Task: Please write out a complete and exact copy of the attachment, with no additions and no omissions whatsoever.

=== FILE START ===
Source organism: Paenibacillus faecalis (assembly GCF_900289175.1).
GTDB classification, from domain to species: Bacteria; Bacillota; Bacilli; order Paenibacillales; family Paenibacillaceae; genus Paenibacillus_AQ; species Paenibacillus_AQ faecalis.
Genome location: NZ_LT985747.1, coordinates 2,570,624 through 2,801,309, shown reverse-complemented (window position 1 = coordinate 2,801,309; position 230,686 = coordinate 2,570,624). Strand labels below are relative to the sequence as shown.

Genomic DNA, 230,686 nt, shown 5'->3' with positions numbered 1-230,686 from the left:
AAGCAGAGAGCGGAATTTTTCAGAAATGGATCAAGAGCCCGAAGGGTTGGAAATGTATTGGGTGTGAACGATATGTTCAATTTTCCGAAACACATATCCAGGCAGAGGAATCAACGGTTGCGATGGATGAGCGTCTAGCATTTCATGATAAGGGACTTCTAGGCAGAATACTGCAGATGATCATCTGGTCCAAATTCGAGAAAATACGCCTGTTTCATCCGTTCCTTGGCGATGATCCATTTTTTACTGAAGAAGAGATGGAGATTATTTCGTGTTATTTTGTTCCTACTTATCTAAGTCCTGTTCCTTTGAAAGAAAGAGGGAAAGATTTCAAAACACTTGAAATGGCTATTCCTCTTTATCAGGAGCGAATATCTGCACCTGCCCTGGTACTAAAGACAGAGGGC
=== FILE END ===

Source organism: Paenibacillus faecalis (assembly GCF_900289175.1).
GTDB classification, from domain to species: Bacteria; Bacillota; Bacilli; order Paenibacillales; family Paenibacillaceae; genus Paenibacillus_AQ; species Paenibacillus_AQ faecalis.
Genome location: NZ_LT985747.1, coordinates 2,570,624 through 2,801,309, shown reverse-complemented (window position 1 = coordinate 2,801,309; position 230,686 = coordinate 2,570,624). Strand labels below are relative to the sequence as shown.

Genomic DNA, 230,686 nt, shown 5'->3' with positions numbered 1-230,686 from the left:
AAGCAGAGAGCGGAATTTTTCAGAAATGGATCAAGAGCCCGAAGGGTTGGAAATGTATTGGGTGTGAACGATATGTTCAATTTTCCGAAACACATATCCAGGCAGAGGAATCAACGGTTGCGATGGATGAGCGTCTAGCATTTCATGATAAGGGACTTCTAGGCAGAATACTGCAGATGATCATCTGGTCCAAATTCGAGAAAATACGCCTGTTTCATCCGTTCCTTGGCGATGATCCATTTTTTACTGAAGAAGAGATGGAGATTATTTCGTGTTATTTTGTTCCTACTTATCTAAGTCCTGTTCCTTTGAAAGAAAGAGGGAAAGATTTCAAAACACTTGAAATGGCTATTCCTCTTTATCAGGAGCGAATATCTGCACCTGCCCTGGTACTAAAGACAGAGGGC